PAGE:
The confidential informant at the center of the case against four men accused of plotting to bomb New York City synagogues testified that the Federal Bureau of Investigation sent him to Pakistan in 2008 to attend a terrorist training camp.
The informant, Shahed Hussain, told a jury in New York today he went to his native country in December of that year to meet someone at the camp. He didn’t identify the organization running the camp or discuss the result of the investigation.
“Are you a terrorist?” defense lawyer Susanne Brody asked Hussain in cross-examination.
“No ma’am,” he responded.
Hussain was testifying during the second day of cross- examination by Brody, a lawyer with the federal public defender’s office who is representing defendant Onta Williams.
Defense attorneys have argued that their clients are the victims of entrapment, poor men enticed into the plot with the promise of cars, cash and food by Hussain.
The lawyers for the men have tried to portray Hussain as a habitual liar who misled officials on applications for political asylum, documents relating to his fraud case and statements to parole officers.
Hussain said he comes from a family that owned businesses in Pakistan including restaurant chains and a construction- supply company. One of his cars was a gift from former Pakistan Prime Minister Benazir Bhutto in the early 2000s, while she was in exile in the U.S. and staying in Manhattan, he testified.
Gift From Bhutto
Bhutto, a family friend and neighbor in Karachi, invited him to the hotel to meet him and gave him $40,000 cash to buy the car for his son.
The political leader was killed in a suicide bombing at a rally of her Pakistan People’s Party in Rawalpindi on Dec. 27, 2007.
Hussain said he was a member of the MQM party that represents people who emigrated from India at the time of Pakistan’s independence in 1947. He left his native country under the threat of death after being arrested three times, twice for a murder he didn’t commit, he said. He was released when his father bribed a police official, he testified.
The trial of Williams, 34, James Cromitie, 44, David Williams, 29, and Laguerre Payen, 28, all of Newburgh, New York, began Aug. 23 before Judge Colleen McMahon in federal court in Lower Manhattan.
The men are accused of plotting to bomb a synagogue and Jewish community center in the Bronx section of New York City and fire heat-seeking missiles at military planes at Stewart International Airport in Newburgh.
The charges include conspiracy and attempted use of weapons of mass destruction in the U.S. They face as long as life in prison if convicted of the most serious charges.
Hussain testified that he left Pakistan with his wife and children with less than $2,000, using fake British passports to go to Moscow and Mexico before entering the U.S. in 1994 through El Paso, Texas.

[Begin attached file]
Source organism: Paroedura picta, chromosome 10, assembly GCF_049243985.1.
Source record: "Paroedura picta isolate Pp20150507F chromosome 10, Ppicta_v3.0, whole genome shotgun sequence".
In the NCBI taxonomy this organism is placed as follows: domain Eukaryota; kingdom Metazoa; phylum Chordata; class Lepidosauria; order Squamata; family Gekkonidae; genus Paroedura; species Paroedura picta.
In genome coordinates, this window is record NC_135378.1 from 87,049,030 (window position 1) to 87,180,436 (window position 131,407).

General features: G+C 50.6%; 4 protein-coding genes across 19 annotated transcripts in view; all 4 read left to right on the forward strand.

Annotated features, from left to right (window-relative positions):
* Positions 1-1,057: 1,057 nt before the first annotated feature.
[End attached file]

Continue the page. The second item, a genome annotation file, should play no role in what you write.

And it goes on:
He made his way to Albany, New York, where he began working at a service station while applying for political asylum, he said. He later bought a station next to a state Department of Motor Vehicles office. He went to work for the department as a translator.
In January 2003 he was arrested in an FBI sting after a friend offered him $1,000 to help obtain an illegal driver’s license.
Hussain pleaded guilty to one count of attempted unlawful transfer of an identification document in April 2003 and was sentenced to five years’ probation, he testified. He agreed to work as an informant with federal prosecutors in Albany, helping on about 21 cases including money laundering and credit card fraud, and his probation was later ended, he said.
Hussain said he posed as a member of the Pakistan-based terrorist group Jaishe-e-Mohammad who needed to launder money from weapons sales. The FBI sting in 2004 led to prison sentences for a pizzeria owner and the imam of a mosque in Albany, he testified.
In 2007, he began working with the FBI in White Plains, New York. He said. It sent him to mosques to pose as a wealthy businessman, he said.
At a mosque in Newburgh, he met one of the defendants, Cromitie, in June 2008, he testified. Three months later, the FBI sent him to the training camp in Pakistan, he said. Next he went to mosques in England seeking “people who were expressing radical ideas,” he said.
Back to U.S.
He returned to the U.S. in February 2009 and resumed working on the Cromitie case, which culminated in the arrest of the four men in a coordinated FBI sting outside the Bronx synagogue on May 20, 2009.
Hussain’s father died in 2003 and his mother in 1998, he testified. He said he has received about $500,000 from a family trust fund since 1996, including more than $200,000 in 2003 to pay debts relating to a bankruptcy that year.
The case is U.S. v. Cromitie, 09-cr-00558, U.S. District Court, Southern District of New York (Manhattan).